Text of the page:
Histidine-rich glycoprotein modulation of the anticoagulant activity of heparin. Evidence for a mechanism involving competition with both antithrombin and thrombin for heparin binding.
Heparin binding to rabbit histidine-rich glycoprotein (HRG) was studied in a purified system, allowing for determination of a heparin dissociation constant of approximately 5.5 X 10(-8) M for the interaction with HRG at pH 7.0. The strong interaction between heparin and HRG was demonstrated to be competitive with the binding of both antithrombin and thrombin to the heparin chain. HRG was further tested as a modulator of the anticoagulant activity of heparin by comparing rates of the heparin-catalyzed reaction between antithrombin and thrombin in the presence and absence of added HRG. The heparin-antithrombin-thrombin reaction was modeled using the formalism of a two-substrate enzyme-catalyzed reaction with heparin as the enzyme and HRG analyzed as an enzyme inhibitor. HRG was shown to compete with both antithrombin and thrombin for binding to heparin by this kinetic analysis. Thus, both the kinetic and heparin-binding data indicate that the mechanism by which HRG modulates heparin anticoagulant activity involves competition for heparin with both the inhibitor and the protease. Inhibition by HRG of the heparin-catalyzed reaction was found to be highly dependent on pH, with a sharp increase in inhibition from about 15% to greater than 90% observed as pH was lowered from 7.4 to 7.0. Since little change in the rate of the heparin-catalyzed inhibition of thrombin by antithrombin occurs in this pH region, the dramatic change in HRG inhibition seen upon pH titration may reflect increasing ionic interaction between heparin and HRG due to the protonation of histidine residues which occurs in this pH region.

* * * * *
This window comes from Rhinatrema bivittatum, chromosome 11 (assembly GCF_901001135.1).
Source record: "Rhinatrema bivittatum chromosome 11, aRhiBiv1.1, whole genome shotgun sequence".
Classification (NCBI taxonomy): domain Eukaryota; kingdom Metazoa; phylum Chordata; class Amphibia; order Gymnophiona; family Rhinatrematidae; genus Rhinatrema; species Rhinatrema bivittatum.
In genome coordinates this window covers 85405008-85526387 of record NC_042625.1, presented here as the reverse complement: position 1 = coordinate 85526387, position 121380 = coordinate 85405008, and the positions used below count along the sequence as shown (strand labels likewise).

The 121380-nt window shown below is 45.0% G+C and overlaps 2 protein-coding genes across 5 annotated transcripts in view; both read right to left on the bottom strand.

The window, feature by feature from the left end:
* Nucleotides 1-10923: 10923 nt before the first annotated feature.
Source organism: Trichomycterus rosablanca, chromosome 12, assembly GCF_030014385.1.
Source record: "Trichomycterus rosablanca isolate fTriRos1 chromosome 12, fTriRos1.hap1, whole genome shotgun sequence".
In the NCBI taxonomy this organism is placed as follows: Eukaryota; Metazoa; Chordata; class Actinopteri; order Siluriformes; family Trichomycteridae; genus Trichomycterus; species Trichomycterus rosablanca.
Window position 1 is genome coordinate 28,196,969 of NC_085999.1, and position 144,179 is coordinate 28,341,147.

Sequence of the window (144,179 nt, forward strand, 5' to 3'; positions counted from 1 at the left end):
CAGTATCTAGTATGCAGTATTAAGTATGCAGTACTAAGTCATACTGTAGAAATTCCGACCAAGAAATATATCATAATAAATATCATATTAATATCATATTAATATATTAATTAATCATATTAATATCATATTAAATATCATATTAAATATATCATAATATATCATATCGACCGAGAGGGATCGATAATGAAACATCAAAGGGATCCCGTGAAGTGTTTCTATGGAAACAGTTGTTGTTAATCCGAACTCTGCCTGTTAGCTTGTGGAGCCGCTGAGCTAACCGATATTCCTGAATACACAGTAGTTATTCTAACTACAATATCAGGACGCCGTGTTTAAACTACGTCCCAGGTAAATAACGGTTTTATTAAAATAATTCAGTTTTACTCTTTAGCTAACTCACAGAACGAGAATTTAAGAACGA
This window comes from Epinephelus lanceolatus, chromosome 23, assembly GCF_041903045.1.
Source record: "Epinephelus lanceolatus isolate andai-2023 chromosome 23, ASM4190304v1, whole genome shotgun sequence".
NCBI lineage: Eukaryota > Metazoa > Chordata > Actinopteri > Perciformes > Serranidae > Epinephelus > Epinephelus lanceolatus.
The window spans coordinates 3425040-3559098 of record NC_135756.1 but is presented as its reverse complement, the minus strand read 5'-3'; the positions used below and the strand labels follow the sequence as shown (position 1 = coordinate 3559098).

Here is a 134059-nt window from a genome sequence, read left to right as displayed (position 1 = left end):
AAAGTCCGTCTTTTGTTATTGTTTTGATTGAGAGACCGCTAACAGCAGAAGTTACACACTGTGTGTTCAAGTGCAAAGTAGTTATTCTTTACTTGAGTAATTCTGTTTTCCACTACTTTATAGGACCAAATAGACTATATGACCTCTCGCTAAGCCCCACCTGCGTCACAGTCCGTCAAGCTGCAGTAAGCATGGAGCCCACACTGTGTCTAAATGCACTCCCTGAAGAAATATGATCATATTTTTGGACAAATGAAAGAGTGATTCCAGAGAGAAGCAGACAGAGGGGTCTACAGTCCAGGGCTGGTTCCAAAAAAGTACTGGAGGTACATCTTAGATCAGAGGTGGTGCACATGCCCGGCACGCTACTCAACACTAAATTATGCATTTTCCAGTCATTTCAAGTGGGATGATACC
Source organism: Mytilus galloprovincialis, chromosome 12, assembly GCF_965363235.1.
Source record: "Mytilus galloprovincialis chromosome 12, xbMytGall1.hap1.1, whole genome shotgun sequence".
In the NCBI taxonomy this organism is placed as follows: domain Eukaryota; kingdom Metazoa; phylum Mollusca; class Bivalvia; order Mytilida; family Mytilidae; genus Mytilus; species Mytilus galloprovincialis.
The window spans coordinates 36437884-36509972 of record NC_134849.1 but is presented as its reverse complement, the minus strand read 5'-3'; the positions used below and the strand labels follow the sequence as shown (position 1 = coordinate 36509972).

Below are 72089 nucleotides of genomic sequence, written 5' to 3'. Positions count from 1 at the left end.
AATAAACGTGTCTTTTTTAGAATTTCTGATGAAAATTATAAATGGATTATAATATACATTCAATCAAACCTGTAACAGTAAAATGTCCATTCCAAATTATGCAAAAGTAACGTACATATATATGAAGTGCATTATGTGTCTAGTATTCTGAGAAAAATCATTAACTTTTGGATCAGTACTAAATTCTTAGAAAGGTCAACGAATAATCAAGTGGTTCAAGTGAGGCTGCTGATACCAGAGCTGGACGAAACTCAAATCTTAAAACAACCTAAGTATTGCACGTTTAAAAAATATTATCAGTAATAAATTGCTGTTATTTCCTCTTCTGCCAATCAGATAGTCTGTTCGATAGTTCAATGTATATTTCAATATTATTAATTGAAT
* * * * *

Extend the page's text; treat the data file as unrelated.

Publication Source (Journal or Book title)
Journal of Biological Chemistry
Peterson, C., Morgan, W., & Blackburn, M. (1987). Histidine-rich glycoprotein modulation of the anticoagulant activity of heparin. Evidence for a mechanism involving competition with both antithrombin and thrombin for heparin binding.. Journal of Biological Chemistry, 262 (16), 7567-7574. Retrieved from https://digitalcommons.lsu.edu/biosci_pubs/2927